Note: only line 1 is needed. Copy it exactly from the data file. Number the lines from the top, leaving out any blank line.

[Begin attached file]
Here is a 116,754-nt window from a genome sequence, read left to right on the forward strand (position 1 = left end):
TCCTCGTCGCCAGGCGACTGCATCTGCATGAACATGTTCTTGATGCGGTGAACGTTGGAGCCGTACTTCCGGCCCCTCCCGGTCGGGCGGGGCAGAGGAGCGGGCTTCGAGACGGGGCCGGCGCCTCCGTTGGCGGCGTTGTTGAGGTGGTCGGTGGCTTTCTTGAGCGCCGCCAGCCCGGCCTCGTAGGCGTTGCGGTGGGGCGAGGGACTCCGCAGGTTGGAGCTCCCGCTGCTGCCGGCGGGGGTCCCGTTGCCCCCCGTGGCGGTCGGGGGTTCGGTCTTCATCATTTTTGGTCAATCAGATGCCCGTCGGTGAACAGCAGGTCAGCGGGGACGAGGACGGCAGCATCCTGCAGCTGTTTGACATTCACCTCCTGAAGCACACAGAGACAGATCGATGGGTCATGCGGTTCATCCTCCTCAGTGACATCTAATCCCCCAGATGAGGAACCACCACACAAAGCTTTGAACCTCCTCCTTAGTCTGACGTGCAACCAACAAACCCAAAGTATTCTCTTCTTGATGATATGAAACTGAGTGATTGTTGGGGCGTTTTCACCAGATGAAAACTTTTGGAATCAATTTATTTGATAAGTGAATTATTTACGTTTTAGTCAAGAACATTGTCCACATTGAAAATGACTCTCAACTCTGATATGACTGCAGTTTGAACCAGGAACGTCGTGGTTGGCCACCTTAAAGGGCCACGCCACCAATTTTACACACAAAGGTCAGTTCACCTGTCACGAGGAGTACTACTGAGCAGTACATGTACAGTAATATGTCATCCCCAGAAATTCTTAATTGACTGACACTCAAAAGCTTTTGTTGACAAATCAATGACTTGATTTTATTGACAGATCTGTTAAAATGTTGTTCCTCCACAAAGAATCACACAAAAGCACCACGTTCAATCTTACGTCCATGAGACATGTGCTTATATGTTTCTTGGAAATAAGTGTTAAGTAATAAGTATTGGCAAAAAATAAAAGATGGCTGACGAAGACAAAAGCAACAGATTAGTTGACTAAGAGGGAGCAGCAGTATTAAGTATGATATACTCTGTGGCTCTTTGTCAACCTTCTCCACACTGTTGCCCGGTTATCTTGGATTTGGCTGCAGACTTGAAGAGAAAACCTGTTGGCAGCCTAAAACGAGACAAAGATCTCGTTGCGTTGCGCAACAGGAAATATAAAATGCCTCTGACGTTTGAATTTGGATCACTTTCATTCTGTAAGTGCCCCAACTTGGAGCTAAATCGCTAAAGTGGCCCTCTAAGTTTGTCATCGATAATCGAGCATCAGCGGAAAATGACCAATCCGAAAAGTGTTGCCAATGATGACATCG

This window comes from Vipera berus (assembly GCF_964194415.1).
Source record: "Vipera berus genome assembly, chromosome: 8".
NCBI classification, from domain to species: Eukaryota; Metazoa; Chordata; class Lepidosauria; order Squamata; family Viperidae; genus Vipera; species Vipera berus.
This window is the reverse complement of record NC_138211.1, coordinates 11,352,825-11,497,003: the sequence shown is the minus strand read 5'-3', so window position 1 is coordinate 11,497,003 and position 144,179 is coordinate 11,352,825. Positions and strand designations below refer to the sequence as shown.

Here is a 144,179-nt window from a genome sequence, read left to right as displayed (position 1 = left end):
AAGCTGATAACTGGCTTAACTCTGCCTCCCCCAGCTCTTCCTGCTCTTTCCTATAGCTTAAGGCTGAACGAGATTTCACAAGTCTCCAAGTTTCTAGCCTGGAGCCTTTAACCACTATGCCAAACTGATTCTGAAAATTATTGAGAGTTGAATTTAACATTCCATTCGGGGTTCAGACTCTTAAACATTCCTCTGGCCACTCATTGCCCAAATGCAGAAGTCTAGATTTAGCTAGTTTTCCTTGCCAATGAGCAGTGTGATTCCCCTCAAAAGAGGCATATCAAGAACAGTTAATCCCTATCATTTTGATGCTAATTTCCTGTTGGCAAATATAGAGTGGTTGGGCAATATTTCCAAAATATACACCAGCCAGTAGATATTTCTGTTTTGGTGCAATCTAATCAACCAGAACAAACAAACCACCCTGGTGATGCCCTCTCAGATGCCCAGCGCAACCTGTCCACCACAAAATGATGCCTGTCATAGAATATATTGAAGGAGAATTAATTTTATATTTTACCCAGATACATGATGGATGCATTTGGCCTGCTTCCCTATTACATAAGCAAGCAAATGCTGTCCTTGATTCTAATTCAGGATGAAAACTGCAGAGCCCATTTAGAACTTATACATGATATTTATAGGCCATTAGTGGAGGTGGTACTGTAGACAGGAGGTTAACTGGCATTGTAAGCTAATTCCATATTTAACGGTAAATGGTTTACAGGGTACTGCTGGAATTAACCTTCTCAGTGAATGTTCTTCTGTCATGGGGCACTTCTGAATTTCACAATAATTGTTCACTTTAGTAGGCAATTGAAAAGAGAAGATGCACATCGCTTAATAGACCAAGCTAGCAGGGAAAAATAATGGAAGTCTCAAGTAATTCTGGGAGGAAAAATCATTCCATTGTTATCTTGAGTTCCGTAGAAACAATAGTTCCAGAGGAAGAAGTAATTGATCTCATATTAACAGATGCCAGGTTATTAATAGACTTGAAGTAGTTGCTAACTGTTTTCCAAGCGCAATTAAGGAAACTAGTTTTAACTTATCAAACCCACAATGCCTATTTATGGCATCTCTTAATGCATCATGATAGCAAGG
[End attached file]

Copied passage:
Here is a 116,754-nt window from a genome sequence, read left to right on the forward strand (position 1 = left end):